Saturday, February 11, 2012

Killer austerity policies in Spain

Ute Müller writes about the brutal effects of austerity economics in Spain in Wirtschaftsverband warnt.In Spanien drohen "griechische Verhältnisse" 02.02.2012.

There is a graphic accompanying the article showing the percentage of debt compared to GDP in the five largest economies in the EU: Germany, 82%; France, 85%; Britain, 84%; Italy, 121%; and, Spain, 70%. This is a reminder how misleading the moralistic notion that irresponsible borrowing lead to the current fiscal troubles in the so-called GIIPS group of Greece, Italy, Ireland, Portugal and Spain. Only Greece was actually carrying a debt level it couldn't reasonably support at the start of the economic crisis in 2007.

Müller tells the story of how the current conservative Prime Minister of Spain, Mariano Rajoy, was caught on camera at the January EU summit saying that after he jammed through Parliament his debt-and-deficit restriction law demanded by Angie, his financial reform and his antilabor measures (labor reform), the latter in particular would bring on a general strike. This Spanish video shows the moment; Rajoy seems rather cheerful about such a prospect. He's the taller guy with the beard:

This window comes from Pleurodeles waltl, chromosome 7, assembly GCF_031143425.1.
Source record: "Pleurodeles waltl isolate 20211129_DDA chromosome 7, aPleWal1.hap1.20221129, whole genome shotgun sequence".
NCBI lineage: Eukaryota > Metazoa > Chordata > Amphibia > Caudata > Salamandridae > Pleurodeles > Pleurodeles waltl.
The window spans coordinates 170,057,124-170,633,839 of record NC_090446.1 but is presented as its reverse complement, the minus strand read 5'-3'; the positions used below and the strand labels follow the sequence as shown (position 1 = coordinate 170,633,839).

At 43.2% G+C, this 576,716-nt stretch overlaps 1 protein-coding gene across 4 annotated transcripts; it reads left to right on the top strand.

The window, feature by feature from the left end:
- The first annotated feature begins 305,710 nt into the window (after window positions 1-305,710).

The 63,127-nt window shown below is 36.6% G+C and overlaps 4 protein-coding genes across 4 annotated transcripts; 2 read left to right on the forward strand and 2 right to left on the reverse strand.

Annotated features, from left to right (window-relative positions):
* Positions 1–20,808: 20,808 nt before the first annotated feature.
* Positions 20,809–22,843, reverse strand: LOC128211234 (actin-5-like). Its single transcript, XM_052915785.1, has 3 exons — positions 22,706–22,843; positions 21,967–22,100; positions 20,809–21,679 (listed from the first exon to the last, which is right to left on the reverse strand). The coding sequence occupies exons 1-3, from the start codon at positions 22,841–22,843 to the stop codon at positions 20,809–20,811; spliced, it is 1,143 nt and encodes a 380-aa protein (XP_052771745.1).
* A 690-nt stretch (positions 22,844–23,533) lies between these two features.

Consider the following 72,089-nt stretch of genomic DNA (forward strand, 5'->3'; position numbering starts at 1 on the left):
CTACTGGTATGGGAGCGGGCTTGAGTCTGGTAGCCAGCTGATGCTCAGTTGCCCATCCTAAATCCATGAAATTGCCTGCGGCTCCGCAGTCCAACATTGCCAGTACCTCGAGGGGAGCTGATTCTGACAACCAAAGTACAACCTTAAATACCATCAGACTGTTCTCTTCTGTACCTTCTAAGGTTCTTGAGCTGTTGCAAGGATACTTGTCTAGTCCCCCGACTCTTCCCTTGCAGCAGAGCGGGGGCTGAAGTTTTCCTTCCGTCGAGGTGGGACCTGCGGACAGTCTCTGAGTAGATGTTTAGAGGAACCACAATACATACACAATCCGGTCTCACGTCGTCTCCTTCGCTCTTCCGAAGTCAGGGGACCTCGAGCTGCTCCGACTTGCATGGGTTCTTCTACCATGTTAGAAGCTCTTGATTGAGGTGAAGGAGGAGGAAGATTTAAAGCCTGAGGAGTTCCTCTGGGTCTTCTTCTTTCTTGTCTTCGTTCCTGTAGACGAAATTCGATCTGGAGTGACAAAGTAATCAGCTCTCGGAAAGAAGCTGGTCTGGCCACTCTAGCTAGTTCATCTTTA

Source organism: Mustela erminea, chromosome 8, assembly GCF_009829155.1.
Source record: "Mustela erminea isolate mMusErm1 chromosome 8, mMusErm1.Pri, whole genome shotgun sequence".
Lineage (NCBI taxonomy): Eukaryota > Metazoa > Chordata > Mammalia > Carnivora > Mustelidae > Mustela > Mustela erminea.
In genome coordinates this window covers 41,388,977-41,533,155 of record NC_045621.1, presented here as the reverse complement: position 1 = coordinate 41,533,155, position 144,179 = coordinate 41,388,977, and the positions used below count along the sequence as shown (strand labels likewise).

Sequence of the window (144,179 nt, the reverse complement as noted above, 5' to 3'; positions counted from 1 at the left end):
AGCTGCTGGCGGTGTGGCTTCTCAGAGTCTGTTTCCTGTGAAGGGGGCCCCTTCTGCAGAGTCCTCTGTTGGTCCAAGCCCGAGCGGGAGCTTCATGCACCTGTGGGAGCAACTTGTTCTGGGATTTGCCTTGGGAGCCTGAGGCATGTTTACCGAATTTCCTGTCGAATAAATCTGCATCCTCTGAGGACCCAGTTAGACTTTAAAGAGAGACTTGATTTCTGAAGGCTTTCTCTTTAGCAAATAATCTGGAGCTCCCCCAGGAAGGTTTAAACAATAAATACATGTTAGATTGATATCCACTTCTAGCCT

Spain faces huge unemployment, especially among young people, and is going into a recession that looks to be serious. Rajoy's prescription is the Angie Way: austerity, austerity and more austerity - for the public budgets and the 99%, that is.

The Spanish Socialist Party (PSOE) recently elected former Vice Prime Minister Alfredo Pérez Rubalcaba by a narrow margin over former defense minister Carme Chacón at a national convention to head their party. (Alfredo Pérez Rubalcaba, elegido secretario general del PSOE en el congreso de Sevilla Cadena SER 02/04/2012) He replaces former Prime Minister José Luis Rodríguez Zapatero in that role. Rubalcaba was the PSOE's candidate last year in the Party's disastrous electoral outing against Rajoy's conservative People's Party (PP). Rubalcaba had the unenviable task of trying to convince the electorate to continue in office the party which, under Zapatero, implemented austerity policies during the recession as a response to bond speculators' attacks on Spanish debt.

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